Hopefully The Sun will Come Out Tomorrow

I was in the third grade when my parents split up and we moved from a small town in Texas to a Texas town not quite as small.

My mom, big brother and I moved into a two-bedroom duplex that my grandparent’s owned and where my great-grandparents, Mr. and Mrs. Robert See, lived in the adjoining house.

The See’s (unfortunately not the ones of the See’s Candy fortune) were Quaker tenant farmers from Illinois who’d come to live with my grandma and grandpa when they got too old to work the farm.

Robert, my great-grandfather, was in his 90’s. Tall, gangly, always wore a cardigan, work boots and pants slightly too big which were held up by suspenders. Every afternoon he’d get his cane, don a fedora, and slowly take a walk around the block.

My great-grandmother was eleven years his junior although you couldn’t tell it. I loved her even though she wasn’t very warm or grandma-y. She also didn’t seem to be a big fan of my brother or boy cousins (it’s okay, they know) but did have a soft spot for me and my cousin, Celia.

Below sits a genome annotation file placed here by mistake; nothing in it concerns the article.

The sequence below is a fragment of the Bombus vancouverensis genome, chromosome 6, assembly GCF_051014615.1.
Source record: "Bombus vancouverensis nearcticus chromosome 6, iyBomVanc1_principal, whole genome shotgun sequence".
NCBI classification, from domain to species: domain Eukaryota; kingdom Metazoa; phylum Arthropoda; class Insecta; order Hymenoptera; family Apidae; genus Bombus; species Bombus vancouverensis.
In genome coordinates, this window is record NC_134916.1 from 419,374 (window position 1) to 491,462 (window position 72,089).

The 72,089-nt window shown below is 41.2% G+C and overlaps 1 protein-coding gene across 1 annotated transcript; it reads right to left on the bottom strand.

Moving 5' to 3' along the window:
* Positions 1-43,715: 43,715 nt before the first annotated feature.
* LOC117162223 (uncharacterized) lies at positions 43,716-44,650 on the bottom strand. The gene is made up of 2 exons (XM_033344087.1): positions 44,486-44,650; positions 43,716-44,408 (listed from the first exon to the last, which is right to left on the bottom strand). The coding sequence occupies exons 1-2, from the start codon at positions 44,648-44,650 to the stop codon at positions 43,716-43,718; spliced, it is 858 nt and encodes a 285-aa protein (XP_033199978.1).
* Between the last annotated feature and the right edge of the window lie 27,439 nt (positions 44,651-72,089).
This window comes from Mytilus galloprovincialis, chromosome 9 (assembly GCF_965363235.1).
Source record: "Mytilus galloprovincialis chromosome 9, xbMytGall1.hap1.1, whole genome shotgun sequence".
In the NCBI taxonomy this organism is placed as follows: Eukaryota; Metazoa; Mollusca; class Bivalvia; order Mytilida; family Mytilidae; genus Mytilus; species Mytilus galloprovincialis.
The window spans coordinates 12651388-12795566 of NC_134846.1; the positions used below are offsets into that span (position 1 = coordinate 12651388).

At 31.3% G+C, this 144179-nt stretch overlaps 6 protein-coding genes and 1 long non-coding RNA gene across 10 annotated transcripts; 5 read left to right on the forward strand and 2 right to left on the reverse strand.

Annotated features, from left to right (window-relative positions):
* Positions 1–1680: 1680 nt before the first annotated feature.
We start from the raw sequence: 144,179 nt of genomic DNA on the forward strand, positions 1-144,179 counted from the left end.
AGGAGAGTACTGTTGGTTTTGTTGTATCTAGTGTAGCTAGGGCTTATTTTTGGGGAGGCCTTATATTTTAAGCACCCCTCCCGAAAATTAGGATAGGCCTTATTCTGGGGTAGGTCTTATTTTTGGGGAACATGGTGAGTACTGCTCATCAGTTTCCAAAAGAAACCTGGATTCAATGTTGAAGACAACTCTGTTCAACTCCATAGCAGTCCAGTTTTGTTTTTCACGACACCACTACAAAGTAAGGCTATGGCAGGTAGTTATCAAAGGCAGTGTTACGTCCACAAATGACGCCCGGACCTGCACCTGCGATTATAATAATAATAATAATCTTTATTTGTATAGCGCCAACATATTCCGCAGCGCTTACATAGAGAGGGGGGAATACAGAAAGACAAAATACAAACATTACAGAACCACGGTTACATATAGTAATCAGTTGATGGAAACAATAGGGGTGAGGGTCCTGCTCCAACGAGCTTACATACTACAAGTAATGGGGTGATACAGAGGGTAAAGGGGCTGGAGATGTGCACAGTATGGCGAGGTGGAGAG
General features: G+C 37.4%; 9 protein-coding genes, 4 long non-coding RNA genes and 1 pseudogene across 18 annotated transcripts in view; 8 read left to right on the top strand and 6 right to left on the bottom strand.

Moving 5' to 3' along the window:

At least she was smart.

To be fair, there were always windmill shaped ginger snaps in her cookie jar, which was bright yellow and shaped like a beehive. I realize cookies are a grandma thing, but they were ginger snaps so I do believe the latter may cancel out the former.

She always prepared three meals a day. Breakfast, lunch and then usually breakfast again for supper.

Thornton was my great-grandma’s maiden name. Her great uncle (actually, not sure how many greats before uncle) was Matthew Thornton, the dude who signed the Declaration of Independence. So, I guess in a way that makes up for the lack of a candy empire that I should be running at this very moment. Because it’s my birthright. Even though it isn’t.

Matthew was the last of 56 people to sign this document. Hey, better late than never, right? Which happens to be a motto I have also adopted in my life and is a trait that obviously runs in our family.

She went by Lula but her full name was Lula Lavina, which she hated. (Not certain about the “Lula” but definitely the “Lavina”.) I liked to pretend I’d forgotten and would try to make her say it.